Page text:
A. Competence of the Commission ratione personae, ratione materiae, ratione temporis and ratione loci
31. The petitioners have standing under Article 44 of the American Convention to lodge petitions with the IACHR. The petition names as alleged victims Eduardo Carreño Wilches, Rafael Barrios Mendivil, Alirio Uribe Muñoz, Reinaldo Villalba Vargas, Soraya Gutiérrez Arguello, Pedro Julio Mahecha Ávila, Jomary Ortegón Osorio and the other members and employees of the José Alvéar Restrepo Lawyers’ Collective, all individuals in respect of whom Colombia undertook to observe and ensure the rights enshrined in the American Convention. As regards the State, the Commission notes that Colombia has been a state party to the American Convention since July 31, 1973, when it deposited the respective instrument of ratification. Therefore, the Commission has ratione personae competence to examine the petition.
32. The Commission has ratione materiae competence because the petitioners allege infringements of rights protected by the American Convention which, if proven, could constitute violations of Articles 1.1, 4, 5, 8.1, 11, 13, 16, 22, and 25 of said Convention.
33. The Commission is competent ratione loci, since the alleged violations are said to have occurred within the territory of a state party to the American Convention. The Commission is competent ratione temporis because the obligation to respect and ensure the rights protected in the American Convention was already binding upon the State at the time the events alleged in the petition started to occur.
B. Other admissibility requirements
1. Exhaustion of domestic remedies
34. Article 46.1.a of the American Convention provides that the admissibility of a petition submitted to the Inter-American Commission pursuant to Article 44 is subject to the requirement that remedies under domestic law have been pursued and exhausted in accordance with generally recognized principles of international law. The purpose of this requirement is to enable national authorities to have the opportunity to address the alleged violation of a protected right, and where appropriate resolve it, prior to any submission before an international mechanism.
35. The requirement of prior exhaustion applies when domestic remedies are available in practice within the national system, and would be adequate and effective in providing a remedy for the alleged violation. In this sense, Article 46.2 specifies that the requirement is not applicable when the domestic legislation does not afford due process for the protection of the right in question; or if the alleged victim did not have access to domestic remedies; or if there was unwarranted delay in reaching a final judgment in response to the invocation of those remedies. As indicated by Article 31 of the Commission’s Rules of Procedure, when a petitioner alleges one of these exceptions, it then falls to the State to demonstrate that domestic remedies have not been exhausted, unless that is clearly evident from the record.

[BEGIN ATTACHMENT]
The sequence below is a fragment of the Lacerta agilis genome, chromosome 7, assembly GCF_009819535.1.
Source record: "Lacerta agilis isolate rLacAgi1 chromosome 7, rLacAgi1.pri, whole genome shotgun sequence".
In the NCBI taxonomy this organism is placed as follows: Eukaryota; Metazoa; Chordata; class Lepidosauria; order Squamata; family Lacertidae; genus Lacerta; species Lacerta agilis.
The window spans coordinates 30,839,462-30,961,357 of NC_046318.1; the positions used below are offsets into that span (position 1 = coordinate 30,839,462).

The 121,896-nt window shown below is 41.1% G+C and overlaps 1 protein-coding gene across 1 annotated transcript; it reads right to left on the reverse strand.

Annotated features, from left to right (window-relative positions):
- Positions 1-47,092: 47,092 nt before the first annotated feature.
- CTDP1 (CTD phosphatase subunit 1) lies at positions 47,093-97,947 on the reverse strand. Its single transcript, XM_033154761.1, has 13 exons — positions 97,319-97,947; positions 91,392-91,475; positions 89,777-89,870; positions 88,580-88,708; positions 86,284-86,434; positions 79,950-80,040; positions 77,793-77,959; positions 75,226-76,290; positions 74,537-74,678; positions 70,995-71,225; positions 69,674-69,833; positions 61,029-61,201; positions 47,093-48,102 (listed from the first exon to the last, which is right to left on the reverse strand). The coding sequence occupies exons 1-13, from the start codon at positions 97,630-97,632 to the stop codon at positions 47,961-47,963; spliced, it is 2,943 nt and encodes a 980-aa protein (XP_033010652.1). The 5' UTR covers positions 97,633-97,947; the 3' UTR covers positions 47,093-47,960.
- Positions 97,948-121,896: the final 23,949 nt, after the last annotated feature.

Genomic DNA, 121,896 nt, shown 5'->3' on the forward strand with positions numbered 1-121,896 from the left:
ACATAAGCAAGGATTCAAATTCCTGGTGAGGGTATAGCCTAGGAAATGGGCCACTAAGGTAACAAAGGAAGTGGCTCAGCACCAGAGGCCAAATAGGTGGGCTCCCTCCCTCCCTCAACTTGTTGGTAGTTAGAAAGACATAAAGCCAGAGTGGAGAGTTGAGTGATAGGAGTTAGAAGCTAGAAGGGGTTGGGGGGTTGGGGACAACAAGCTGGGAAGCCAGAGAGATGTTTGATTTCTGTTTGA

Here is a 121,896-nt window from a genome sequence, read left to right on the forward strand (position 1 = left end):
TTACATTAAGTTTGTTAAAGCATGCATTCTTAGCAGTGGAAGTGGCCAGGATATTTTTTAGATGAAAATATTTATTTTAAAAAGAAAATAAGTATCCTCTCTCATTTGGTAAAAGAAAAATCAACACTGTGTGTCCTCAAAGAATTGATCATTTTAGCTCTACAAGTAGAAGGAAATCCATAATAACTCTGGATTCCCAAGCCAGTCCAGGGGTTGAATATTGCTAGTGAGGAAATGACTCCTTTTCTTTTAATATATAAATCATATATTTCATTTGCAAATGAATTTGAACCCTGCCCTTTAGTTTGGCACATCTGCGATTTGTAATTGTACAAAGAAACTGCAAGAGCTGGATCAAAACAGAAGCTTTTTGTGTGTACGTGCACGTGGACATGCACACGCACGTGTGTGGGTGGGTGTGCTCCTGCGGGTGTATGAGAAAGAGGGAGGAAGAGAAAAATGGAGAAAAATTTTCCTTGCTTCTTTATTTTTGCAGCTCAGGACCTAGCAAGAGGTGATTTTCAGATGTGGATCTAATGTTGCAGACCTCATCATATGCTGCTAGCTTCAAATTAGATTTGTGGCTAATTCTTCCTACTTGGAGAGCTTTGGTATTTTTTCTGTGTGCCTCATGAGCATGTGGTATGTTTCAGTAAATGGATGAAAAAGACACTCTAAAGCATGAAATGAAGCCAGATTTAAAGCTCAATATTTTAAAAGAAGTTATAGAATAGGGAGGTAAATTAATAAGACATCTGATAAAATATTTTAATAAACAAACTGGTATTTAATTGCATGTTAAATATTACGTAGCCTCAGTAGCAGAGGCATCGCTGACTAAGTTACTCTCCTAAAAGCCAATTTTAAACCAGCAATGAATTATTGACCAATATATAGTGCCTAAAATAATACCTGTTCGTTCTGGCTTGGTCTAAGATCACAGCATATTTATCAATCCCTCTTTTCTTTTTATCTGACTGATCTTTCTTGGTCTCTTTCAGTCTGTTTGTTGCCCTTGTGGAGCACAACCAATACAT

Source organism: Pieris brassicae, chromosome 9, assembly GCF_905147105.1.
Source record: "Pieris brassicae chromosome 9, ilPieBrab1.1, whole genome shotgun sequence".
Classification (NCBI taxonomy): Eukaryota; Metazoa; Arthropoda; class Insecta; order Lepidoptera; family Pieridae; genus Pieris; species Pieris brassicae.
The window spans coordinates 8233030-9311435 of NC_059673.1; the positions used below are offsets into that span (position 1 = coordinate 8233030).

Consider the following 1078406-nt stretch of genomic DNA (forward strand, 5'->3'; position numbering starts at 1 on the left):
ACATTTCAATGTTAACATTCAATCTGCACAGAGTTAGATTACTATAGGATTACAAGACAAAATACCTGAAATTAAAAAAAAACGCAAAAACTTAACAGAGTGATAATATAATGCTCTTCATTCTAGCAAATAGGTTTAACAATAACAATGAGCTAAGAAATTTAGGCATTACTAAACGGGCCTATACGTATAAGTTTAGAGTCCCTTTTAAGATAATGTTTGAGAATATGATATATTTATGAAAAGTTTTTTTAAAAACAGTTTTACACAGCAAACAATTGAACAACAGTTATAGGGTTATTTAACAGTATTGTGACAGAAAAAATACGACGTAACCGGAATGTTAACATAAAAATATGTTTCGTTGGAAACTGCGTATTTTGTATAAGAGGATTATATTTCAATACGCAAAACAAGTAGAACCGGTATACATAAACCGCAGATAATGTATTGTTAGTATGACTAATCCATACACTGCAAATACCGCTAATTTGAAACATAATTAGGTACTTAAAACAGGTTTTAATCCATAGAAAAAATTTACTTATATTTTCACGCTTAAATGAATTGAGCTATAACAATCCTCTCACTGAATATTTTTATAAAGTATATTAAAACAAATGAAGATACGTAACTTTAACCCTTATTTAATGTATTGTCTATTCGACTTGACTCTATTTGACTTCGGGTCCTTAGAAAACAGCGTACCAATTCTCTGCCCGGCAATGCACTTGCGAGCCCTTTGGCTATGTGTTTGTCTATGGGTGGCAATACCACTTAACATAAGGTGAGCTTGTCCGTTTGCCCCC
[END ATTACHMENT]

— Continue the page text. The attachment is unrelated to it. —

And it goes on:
36. According to the principles of international law as reflected in the precedents established by the Inter-American Commission and Court, it may first be noted that the State in question may expressly or tacitly waive the invocation of this rule. Second, in order to be considered timely, the objection that domestic remedies have not been exhausted must be raised during the first stages of the proceeding; otherwise, it will be presumed that the interested State has tacitly waived its use. Finally, the State that alleges non-exhaustion of domestic remedies must indicate which remedies should have been exhausted, as well as provide evidence of their effectiveness. Consequently, if the State in question does not provide timely arguments with respect to this requirement, it will be understood to have waived its right to argue the non-exhaustion of domestic remedies and thereby discharge the burden of proof that would correspond to it.
37. In the present case, the petitioners have argued that an exception to the rule of exhaustion of domestic remedies applies because lack of diligence on the part of the investigating authorities has meant that, to date, after more than 15 years of incidents against members of the Lawyers’ Collective and over five years since the petition was lodged with the IACHR, no one has been judicially implicated in the investigations and none of the multiple proceedings opened as a result of the different incidents has progressed beyond the preliminary enquiry stage. The State mentioned that its authorities have taken multiple steps to move the investigations of the incidents forward, which denotes the seriousness of its efforts, but that it has not received sufficient support from the alleged victims.